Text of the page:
RIMM Bear-Butterfly Strategist Prepares for the Worst

RIMM – Research in Motion, Ltd. – Shares in BlackBerry maker, Research in Motion Ltd., took a severe beating today after a Sanford C. Bernstein Ltd. survey revealed more firms are choosing rival devices such as the iPhone, a sign the firm is relinquishing its share of the corporate market to its competitors. RIMM’s shares dropped 6.30% to an intraday- and new 52-week low of $42.72 in the final hour of trading. The price of the underlying stock, which reached a 13-month high of $88.08 on September 23, 2009, has since collapsed 51.5% lower to reach today’s value of $42.72. But, one options trader populating the longer-dated January 2011 contract today positioning for RIMM’s shares to nearly halve again by expiration. The investor initiated a bearish put butterfly spread, buying 1,100 puts at the January 2011 $27.5 strike for premium of $0.80 apiece, selling 2,200 puts at the January 2011 $22.5 strike for premium of $0.37 per contract, and buying 1,100 puts at the January 2011 $17.5 strike for premium of $0.18 each. The net cost of the spread amounts to $0.24 per contract. The investor stands prepared to accumulate profits if shares of the mobile device maker plummet 36.2% from the current price to breach the effective breakeven point at $27.26 by expiration day. Maximum potential profits of $4.76 per contract are safe inside the trader’s piggybank if the Canadian company’s shares collapse 47.3% lower to settle at $22.50 at expiration. The majority of options traders populated the near-term September contract where the September $40/$42.5/$45 strike puts were the most active.

About Andrew Wilkinson 1023 Articles

Affiliation: Interactive Brokers

Andrew Wilkinson is the senior market analyst at Interactive Brokers Group, where he provides daily commentary and analysis on U.S. equity options trading throughout the trading day. Andrew provides webinars designed to explain option-related trading scenarios covering futures, fixed income, forex and equities.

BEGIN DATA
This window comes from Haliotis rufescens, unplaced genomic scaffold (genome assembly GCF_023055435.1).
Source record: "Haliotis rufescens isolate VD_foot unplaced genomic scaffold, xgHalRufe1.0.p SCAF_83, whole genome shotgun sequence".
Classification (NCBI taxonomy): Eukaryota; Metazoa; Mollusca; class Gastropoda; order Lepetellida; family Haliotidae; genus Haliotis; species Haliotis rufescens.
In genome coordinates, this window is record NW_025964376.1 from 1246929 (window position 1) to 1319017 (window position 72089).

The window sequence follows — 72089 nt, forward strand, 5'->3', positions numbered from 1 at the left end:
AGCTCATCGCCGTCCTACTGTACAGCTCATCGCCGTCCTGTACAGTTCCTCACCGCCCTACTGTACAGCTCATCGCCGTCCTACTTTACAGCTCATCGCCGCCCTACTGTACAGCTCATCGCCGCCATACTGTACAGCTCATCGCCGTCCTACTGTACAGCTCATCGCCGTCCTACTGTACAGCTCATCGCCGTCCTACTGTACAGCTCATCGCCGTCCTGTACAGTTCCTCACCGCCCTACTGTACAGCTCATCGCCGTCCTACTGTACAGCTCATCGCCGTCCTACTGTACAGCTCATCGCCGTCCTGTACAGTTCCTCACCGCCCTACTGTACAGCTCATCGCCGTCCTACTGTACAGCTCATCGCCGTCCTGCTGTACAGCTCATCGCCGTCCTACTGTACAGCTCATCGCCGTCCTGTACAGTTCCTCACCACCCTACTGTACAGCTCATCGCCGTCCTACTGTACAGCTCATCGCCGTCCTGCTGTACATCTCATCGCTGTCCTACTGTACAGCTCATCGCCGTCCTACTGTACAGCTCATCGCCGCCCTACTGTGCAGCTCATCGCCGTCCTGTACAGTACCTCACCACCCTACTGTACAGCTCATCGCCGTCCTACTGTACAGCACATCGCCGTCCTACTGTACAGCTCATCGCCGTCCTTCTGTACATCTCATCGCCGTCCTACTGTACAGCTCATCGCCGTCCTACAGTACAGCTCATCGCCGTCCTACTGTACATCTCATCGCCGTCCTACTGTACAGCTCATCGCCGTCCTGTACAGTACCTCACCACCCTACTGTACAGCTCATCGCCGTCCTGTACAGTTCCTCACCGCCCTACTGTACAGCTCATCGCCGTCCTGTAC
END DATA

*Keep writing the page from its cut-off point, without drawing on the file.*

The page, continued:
Interactive Brokers: Interactive Brokers offers direct market access to around 80 electronic global markets from a single account. Successful traders and investors understand that superior technology and lower trading costs can result in greater returns. For 32 years we have been building direct access trading technology that delivers real advantages to professionals worldwide. With consolidated equity capital of US $4.4 billion, IB and its affiliates exceed 1,000,000 trades per day. In addition, our prudent and conservative risk policies make Interactive Brokers a safe haven for your money. Discover some of the reasons why IB, the largest independent US broker/dealer, is the professional traders' and investors' choice.

Visit: Interactive Brokers

2 Comments on RIMM Bear-Butterfly Strategist Prepares for the Worst

  1. We are witnessing the total collapse of the company known as RIM. The once darling of Wall Street is now carrying cholera and is to be avoided by investors at all costs. I suppose RIM shares will drop to about $25 before some company decides to purchase it. It’s really sad that a once strong company can be destroyed in a few quarters. In the mobile sector “there can be only one”. One company to reap all the profits and the rest reap nothing.

  2. I would tend to disagree with you Mr. iphonerulez. As your tag is indicative of a fanboi (or however you want to spell it – rulez – how cool) you comments use can be at least half dismissed as Appleganda. Check the financials and the picture isn’t all doom and gloom but look at the propaganda spewed everywhere by those who want to shake their iPhones and have it fart while finding the local Starbucks (multitasking at its finest) and you would think that Steve Jobs is the second coming. And as for your “there can only be one” comment – when that happens innovation and competition die (or your Utopia comes into existence where everyone and their baboon has an iPhone). Also, ever actually work in the mobile sector, or know anyone who worked in the mobile sector, or smell anyone in the mobile sector? Competition is key to a healty market/sector. OK, e-nuff already (cool, huh?).

Leave a Reply

Your email address will not be published.